It’s hard to figure out how you can imagine a menstrual cramp. Most menstrual cramps are not “in one’s head.”
Most menstrual cramps are IRL, and have a cause, and because the cause can be identified: a treatment.
But then apparently some gynos have come to see some cases of menstrual crams as psychogenic! It’s the phenomenon of feeling menstrual cramps after the uterus has been removed.
To be sure there are those women post hysterectomy who feel “cramps” just like their former periods, but otherwise, again, most cramps have a cause.
Psychogenic dysmenorrhea is an actual diagnosis that is so obscure it appears in the billing codes, 306.52, but oddly doesn’t appear in gynecologic text books. Psychogenic dysmenorrhea is apparently thinking you have menstrual cramps that you don’t actually have. Dysmenorrhea, the actual disease, is a condition of painful menses.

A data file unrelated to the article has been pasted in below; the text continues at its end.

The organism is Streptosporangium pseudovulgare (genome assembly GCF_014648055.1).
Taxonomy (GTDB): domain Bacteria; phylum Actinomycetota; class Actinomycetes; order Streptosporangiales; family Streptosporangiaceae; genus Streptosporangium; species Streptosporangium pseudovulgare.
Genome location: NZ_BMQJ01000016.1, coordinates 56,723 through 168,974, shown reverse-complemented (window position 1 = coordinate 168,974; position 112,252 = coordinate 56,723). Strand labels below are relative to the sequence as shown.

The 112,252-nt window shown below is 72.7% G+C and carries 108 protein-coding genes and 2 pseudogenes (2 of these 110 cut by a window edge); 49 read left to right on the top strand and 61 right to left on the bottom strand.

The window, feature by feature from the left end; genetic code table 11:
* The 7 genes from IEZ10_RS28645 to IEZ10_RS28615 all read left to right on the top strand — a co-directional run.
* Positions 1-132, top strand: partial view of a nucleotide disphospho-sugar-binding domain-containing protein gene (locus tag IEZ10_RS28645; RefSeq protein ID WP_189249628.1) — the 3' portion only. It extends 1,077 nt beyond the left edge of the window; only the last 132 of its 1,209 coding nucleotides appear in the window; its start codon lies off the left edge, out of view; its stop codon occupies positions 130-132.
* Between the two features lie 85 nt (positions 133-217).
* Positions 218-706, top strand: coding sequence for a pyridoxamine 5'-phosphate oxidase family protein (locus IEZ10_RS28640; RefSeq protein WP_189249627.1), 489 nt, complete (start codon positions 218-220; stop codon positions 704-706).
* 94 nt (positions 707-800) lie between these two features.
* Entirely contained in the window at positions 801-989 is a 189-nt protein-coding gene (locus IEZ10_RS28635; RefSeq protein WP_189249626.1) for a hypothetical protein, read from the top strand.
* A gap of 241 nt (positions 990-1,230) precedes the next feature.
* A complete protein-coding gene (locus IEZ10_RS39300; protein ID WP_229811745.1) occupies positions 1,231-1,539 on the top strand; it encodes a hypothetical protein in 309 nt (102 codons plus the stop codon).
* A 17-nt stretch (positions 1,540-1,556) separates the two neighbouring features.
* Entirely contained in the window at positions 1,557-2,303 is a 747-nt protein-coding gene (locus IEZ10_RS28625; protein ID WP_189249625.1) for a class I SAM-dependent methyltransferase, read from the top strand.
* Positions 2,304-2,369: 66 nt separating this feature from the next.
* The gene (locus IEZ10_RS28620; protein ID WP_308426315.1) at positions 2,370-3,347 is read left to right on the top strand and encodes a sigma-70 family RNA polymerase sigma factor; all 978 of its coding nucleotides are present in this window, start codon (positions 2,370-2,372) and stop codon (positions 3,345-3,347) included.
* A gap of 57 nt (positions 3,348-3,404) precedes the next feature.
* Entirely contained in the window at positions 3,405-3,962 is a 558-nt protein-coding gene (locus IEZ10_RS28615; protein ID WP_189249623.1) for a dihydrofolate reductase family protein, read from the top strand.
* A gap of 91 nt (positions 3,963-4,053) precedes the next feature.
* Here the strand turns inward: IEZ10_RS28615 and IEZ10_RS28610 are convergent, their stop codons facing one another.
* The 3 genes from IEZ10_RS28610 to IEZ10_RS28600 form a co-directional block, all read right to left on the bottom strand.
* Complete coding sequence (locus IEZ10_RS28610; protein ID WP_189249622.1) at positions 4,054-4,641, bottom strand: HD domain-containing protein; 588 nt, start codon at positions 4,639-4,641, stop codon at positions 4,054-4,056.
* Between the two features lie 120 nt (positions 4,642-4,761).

Like many conditions with pain as their major symptom your physician takes your word for it, and doesn’t question the validity of ‘did you really have a cramp.’ We know that actual menstrual cramps exist.
Researchers have documented physical contractions equivalent to the uterine contractions in labor, and know that blood flow is restricted to the uterine tissue during such a contraction. Ischemia to any body part is accompanied by pain. These we have a real physiological basis for the pain women feel from menstrual cramps.
It has been postulated that the inciting factor for IRL menstrual cramps for the contraction and cramping is due to the production of prostaglandins which are substances secreted in the lining tissue as it breaks down just prior to the actual bleeding of the menstrual period.